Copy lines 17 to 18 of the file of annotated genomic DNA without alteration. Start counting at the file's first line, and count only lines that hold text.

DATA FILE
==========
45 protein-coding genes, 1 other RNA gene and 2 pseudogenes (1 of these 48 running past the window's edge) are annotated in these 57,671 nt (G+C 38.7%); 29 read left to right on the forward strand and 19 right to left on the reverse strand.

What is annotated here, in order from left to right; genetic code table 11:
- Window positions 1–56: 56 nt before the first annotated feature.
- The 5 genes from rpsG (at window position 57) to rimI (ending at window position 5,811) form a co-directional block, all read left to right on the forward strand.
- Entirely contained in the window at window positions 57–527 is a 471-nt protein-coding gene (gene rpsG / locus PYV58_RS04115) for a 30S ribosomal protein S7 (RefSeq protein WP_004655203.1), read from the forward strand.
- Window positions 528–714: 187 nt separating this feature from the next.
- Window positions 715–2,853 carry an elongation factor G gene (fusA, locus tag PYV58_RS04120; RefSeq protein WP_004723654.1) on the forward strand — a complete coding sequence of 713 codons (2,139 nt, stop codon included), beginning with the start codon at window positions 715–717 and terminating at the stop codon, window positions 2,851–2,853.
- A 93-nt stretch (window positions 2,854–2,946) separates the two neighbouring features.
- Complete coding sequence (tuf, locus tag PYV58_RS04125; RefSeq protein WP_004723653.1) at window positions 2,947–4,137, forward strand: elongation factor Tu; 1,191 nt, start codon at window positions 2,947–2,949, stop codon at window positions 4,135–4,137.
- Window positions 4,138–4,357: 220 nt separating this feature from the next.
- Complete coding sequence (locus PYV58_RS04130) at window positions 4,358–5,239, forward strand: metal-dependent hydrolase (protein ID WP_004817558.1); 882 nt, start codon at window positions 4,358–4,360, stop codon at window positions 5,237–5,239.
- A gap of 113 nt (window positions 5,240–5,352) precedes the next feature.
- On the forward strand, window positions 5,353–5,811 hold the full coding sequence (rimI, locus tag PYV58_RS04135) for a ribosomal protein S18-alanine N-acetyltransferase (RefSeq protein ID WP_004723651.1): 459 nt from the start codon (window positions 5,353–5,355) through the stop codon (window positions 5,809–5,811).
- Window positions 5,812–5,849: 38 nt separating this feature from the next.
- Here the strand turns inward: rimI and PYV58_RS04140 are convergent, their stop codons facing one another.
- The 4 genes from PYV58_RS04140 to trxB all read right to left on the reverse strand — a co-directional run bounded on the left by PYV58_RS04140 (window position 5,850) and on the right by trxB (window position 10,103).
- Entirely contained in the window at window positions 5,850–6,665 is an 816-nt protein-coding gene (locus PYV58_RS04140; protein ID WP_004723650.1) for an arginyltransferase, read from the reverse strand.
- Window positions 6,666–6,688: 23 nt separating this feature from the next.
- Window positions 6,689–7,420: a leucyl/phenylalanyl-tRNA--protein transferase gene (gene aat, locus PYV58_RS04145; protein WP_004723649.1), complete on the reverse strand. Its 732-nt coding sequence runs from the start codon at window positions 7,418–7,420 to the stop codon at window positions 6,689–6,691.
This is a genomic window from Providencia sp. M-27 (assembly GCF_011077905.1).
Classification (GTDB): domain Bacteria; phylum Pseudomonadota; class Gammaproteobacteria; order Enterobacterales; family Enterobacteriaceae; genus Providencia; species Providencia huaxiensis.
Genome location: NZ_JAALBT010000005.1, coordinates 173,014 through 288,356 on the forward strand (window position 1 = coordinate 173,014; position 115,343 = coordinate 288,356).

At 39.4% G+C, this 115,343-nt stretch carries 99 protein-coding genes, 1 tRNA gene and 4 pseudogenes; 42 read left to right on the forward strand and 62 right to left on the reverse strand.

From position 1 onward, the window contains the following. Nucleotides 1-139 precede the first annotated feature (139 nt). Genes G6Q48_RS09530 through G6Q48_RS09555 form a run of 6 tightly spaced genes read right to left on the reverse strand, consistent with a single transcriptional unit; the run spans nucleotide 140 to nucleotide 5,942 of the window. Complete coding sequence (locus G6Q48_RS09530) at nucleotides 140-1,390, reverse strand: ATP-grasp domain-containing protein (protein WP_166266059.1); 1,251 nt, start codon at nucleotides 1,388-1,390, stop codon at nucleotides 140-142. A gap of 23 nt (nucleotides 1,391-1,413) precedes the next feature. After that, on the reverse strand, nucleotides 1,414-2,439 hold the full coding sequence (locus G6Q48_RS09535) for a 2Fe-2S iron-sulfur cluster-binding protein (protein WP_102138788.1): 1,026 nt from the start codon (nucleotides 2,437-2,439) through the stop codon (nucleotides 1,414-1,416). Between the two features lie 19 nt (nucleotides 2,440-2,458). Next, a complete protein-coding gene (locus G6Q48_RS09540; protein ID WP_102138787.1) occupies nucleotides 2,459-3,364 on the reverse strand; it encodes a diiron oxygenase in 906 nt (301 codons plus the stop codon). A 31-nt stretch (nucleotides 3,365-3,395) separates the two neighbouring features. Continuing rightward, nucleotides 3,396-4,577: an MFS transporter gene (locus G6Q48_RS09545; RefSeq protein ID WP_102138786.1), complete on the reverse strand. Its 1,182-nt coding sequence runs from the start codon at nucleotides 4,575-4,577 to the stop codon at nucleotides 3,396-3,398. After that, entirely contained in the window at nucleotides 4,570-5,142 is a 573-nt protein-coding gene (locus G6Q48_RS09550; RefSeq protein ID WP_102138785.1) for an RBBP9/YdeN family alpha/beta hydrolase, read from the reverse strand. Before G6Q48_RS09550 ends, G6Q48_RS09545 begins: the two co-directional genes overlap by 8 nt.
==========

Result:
- Entirely contained in the window at window positions 5,850–6,665 is an 816-nt protein-coding gene (locus PYV58_RS04140; protein ID WP_004723650.1) for an arginyltransferase, read from the reverse strand.
- Window positions 6,666–6,688: 23 nt separating this feature from the next.